Various network features like data sharing are regulated by the SMB protocol in Windows. For maximum compatibility, Windows 10 still supports communication via the first version of this protocol – known as SMBv1, SMB 1.0 or CIFS. Since using this protocol is inadvisable for security reasons, this article explains how to disable SMB1 in Windows 10.Enable and disable SMB1 in Windows 10: A step-by-step guide
How to reset Windows 10
Once upon a time, resetting a computer’s operating system was the same process as reinstalling it. In most cases, this meant losing all your data and system settings. Luckily, it’s much easier nowadays to resetand refresh operating systems like Windows 10. If your Microsoft software is causing you problems, resetting it could make a lot of sense. You should give consideration to this option if, for example, the PC is operating very slow, the operating system is constantly crashing, certain functions and applications can only be opened to a limited extent, or if you’d like to sell your PC.
There are different options to reset Windows 10. We’ll show you the three best options.
Reset Windows 10 and keep your files
The first option to factory-reset Windows 10 allows you to keep all of your personal files. However, all installed programs will be deleted. The principal requirement for resetting the operating system is that Windows 10 can be started properly, as it can only be reset via the system settings.
- Open the start menu by clicking on the Windows symbol and selecting the settings via the gear wheel icon or the button with the same name.
- Now, select the option “Update & Security”.
- In the menu list on the left-hand side, you will find the button “Recovery”. Click it and an options menu will appear on the right-hand side.
- Under “Reset your PC”, click on the button “Get started”.
- You will now be shown two options: “Keep my files” or “Delete everything”. Click on “Keep my files”. All apps and settings will be deleted when Windows 10 is reset, but all of your files will be kept.
- You will now receive a list of all programs that will be deleted, and you can confirm this by selecting “Next”.
- The system will then present you with an overview. By choosing “Reset”, you give the definitive command to reset Windows 10.
Restoring older versions of Microsoft’s popular operating system is just as easy. In our guide to resetting Windows 8, you can find out how to factory-reset earlier editions of Windows.
Reset Windows 10 with the Media Creation Tool
Another option to reset Windows 10 is to use the free Media Creation Tool. The tool is actually used to prepare USB boot sticks and other removable storage devices to reinstall the operating system. However, you can also use the Media Creation Tool to reset the operating system. This is especially useful if attempts to repair the operating system don’t provide the desired results or it appears to be faulty.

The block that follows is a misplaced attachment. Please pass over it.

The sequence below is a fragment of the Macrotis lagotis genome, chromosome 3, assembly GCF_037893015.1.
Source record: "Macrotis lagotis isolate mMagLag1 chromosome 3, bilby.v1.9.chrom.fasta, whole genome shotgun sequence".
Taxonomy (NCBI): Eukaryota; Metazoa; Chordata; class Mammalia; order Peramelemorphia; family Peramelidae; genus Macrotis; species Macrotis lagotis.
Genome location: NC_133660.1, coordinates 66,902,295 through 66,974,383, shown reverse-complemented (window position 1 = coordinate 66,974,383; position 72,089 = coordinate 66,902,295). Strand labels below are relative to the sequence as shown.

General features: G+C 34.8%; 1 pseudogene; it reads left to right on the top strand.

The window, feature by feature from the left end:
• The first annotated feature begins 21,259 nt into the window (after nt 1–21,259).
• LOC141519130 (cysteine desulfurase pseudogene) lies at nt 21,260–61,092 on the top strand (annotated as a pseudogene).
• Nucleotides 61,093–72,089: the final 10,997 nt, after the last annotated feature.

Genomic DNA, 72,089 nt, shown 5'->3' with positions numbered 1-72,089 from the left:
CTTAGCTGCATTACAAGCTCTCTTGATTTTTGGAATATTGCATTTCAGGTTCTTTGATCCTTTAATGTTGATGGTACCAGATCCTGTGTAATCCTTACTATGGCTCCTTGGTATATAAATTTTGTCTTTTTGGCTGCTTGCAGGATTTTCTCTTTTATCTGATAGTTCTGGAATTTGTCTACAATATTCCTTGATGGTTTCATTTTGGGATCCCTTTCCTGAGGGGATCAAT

- Download the free Media Creation Tool.
- Then select the option “Reset this PC” and click on “Next” again.
- The system will now automatically start downloading the newest version of Windows 10. You can carry on using the PC while the file is downloading.
- As soon as the download is complete, the Media Creation Tool will ask you whether you would like to completely reinstall Windows 10 or at least keep your personal data. Reinstalling means resetting the system to its factory settings. Personal data, profiles and system settings will then no longer be available after reinstallation.
The Media Creation Tool is principally designed to create installation media. Of course, you can also reset to older versions such as Windows 7. You should ideally use the tool to create a so-called USB boot stick, though, from which you can install Windows on any PC you plug it into.
Factory reset Windows 10 (incl. deleting personal data)
The option to factory-reset Windows 10 will return your operating system to the condition it was in the day you first began using your PC or laptop. Apps that were preinstalled by the manufacturer will remain, but all apps and programs you’ve installed subsequently will be deleted – along with any other personal data. A fresh operating system returned to its default settings has the advantage that it will run more smoothly and should generally return to its original level of performance.
If you would like to keep your old data despite returning to factory settings, you’ll have to create a back-up first.
- Click on the Windows symbol to open the start menu.
- Open the settings by clicking on the gear wheel symbol. A new window will now open.
- Now click on the option “Update & Security”.
- Select the point “Recovery” in the list on the left-hand side.
- The new options will now open on the right-hand side. Click “Get started” in the section “Reset this PC”.
- Now select “Delete files”.
- You will now receive a list of all the files that will be deleted, and you can confirm this list by clicking on “Next”.
- You will then receive an overview, and by clicking “Reset” you can give the definitive command that will factory-reset Windows 10 and present you with a spotless, reinstalled operating system.